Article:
The Modern Slavery Act: Frequently asked questions

Dan Ostergaard
posted by Dan Ostergaard
7 December 2015

The United Nations’ International Labour Organization reports individuals and enterprises exploit more than 18.8 million people in the private economy.

While most of these modern slaves live in Asia, many also reside in sub-Saharan Africa and Latin America. Women and children form the vast majority of the victims. Slavery generates profits of more than £100 billion per year.

In March the UK passed into law the Modern Slavery Act 2015, the first of its kind in Europe, to address modern slavery and human trafficking issues. As of October the Act requires companies to publish an annual slavery and human trafficking statement. The scope of the Act is broad. It does not simply cover a company’s home operations; it extends to the entire supply chain.

Here are some questions posed by our clients regarding the Act:

Which companies does the UK Modern Slavery Act 2015 affect?
Any company, which carries on a business or part of a business in the UK with turnover of more than £36 million, will be affected by this new legislation. Most people expected the threshold to be much higher.

Is the Act industry specific? Does it only apply to retail stores and manufacturers?
There is a false assumption the Act covers only the clothing retail and manufacturing industries. California’s Anti-slavery and Human Trafficking Act applies only to retail sellers and manufacturers whereas the UK Act has a much broader reach. In fact, it applies to all industries.

What about medium-sized firms with main offices based in the UK?
The Act specifically lowered the threshold to include medium-sized firms. A company with a turnover of more than £36 million falls under its scope. The main goal of the Act is to ensure companies based in the UK are paying attention to what is happening in the entire supply chain. Where the goods come from and how they are made is now as important as where a company’s offices are located.

Can you summarise the Act?
Simply put, the Act requires procurement practices not contribute to modern slavery. Firms are required to disclose whether they are making efforts to eliminate slavery in their supply chains. This new legislation will now place a spotlight on how companies monitor their supply chains, not just their immediate suppliers but the entire route. Companies can choose to do nothing but must state that fact publicly.

What constitutes slavery and forced labour under the Act?
The Act defines slavery or forced labour as holding “another person in slavery or servitude and the circumstances are such that the person knows or ought to know that the other person is held in slavery or servitude.”

How can we ensure that someone in a supply chain in a village in Asia is not using forced labour?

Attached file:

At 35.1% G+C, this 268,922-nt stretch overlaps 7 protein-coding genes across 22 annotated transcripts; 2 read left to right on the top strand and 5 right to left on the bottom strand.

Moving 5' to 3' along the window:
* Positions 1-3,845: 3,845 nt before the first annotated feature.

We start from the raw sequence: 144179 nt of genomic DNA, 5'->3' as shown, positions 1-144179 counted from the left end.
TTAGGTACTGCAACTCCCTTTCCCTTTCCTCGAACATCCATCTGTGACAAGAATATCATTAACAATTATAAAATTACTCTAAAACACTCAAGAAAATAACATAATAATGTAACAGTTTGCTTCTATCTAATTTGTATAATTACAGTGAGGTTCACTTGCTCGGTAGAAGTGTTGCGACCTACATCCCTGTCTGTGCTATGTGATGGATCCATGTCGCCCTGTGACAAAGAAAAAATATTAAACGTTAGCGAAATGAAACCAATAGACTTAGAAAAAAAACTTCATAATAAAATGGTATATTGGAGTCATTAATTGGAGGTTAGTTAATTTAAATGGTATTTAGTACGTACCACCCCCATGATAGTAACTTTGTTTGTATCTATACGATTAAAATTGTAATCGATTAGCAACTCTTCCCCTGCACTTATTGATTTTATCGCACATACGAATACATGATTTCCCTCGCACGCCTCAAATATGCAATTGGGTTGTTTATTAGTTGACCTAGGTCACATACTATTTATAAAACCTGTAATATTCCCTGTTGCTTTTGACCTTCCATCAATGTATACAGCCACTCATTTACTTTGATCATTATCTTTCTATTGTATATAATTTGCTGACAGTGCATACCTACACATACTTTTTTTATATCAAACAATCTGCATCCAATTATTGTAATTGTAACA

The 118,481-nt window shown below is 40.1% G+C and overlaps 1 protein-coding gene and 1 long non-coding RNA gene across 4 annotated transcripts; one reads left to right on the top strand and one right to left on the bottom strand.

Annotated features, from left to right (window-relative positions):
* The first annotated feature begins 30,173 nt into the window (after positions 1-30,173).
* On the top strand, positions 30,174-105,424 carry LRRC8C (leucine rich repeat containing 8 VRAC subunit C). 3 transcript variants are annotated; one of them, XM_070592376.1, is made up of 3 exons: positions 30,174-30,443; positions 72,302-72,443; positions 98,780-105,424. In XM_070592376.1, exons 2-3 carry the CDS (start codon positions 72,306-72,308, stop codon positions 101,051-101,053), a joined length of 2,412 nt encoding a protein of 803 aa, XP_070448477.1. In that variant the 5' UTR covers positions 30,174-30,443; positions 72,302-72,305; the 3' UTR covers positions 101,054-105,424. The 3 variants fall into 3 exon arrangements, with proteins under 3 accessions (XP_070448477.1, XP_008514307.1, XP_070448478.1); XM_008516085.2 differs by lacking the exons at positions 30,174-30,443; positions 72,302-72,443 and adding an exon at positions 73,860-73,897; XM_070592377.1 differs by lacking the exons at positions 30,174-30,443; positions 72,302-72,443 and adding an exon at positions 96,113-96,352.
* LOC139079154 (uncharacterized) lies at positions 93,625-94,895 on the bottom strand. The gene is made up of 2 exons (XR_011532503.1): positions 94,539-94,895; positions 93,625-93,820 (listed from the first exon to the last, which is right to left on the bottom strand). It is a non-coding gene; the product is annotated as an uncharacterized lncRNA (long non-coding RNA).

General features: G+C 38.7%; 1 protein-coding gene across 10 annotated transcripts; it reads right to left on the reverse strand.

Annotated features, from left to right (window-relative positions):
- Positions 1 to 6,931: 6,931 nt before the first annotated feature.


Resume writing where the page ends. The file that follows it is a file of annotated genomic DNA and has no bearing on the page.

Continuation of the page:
You can never be sure whether someone in a distant country is used forced labour. But since you are using the goods coming from those companies, you can take definite steps to put a process in place to assure that your procurement practices do not contribute to modern slavery.

What must the required statement contain?
The statement must set forth the efforts, if any, the organisation has made during the financial year to ensure slavery and human trafficking are not taking place in any of its own businesses, or in any of its supply chains.

How and where and when do we disclose the statement?
Once a year, the board of the corporation or the partners of the partnership must approve and sign off on the required statement.  The statement must be published prominently on the homepage of the company’s website. This will be a public demonstration of the responsibility and transparency that the company is adopting within its supply chains.

What if the company chooses to do nothing?
A company can decide to do nothing but will be required to state that fact in its annual statement. The ramifications with shareholders are unknown; but the new anti-slavery commissioner, Kevin Hyland, told the Financial Times he fully intends to name and shame any UK companies that fail to take action to eradicate slavery in their supply chains.  Some people believe all companies should contribute to addressing this societal challenge.

Don’t you think that it is nearly impossible to ensure compliance throughout complex and increasingly global supply chains?
Companies can use modern technology such as the free PolicyApp (from to equip employees and third parties with professional and user-friendly compliance policies, including those pertaining to human rights and anti-slavery, enabling companies to publish a solid statement as required by the Act.

Where can I get more information on the Act?
The full text of the Act can be accessed here.

Dan Ostergaard is the CEO and founder of, a Swiss-based company that has developed the PolicyApp. He is also the managing partner of Integrity by Design, an integrity advisory firm with dozens of Fortune 500 clients

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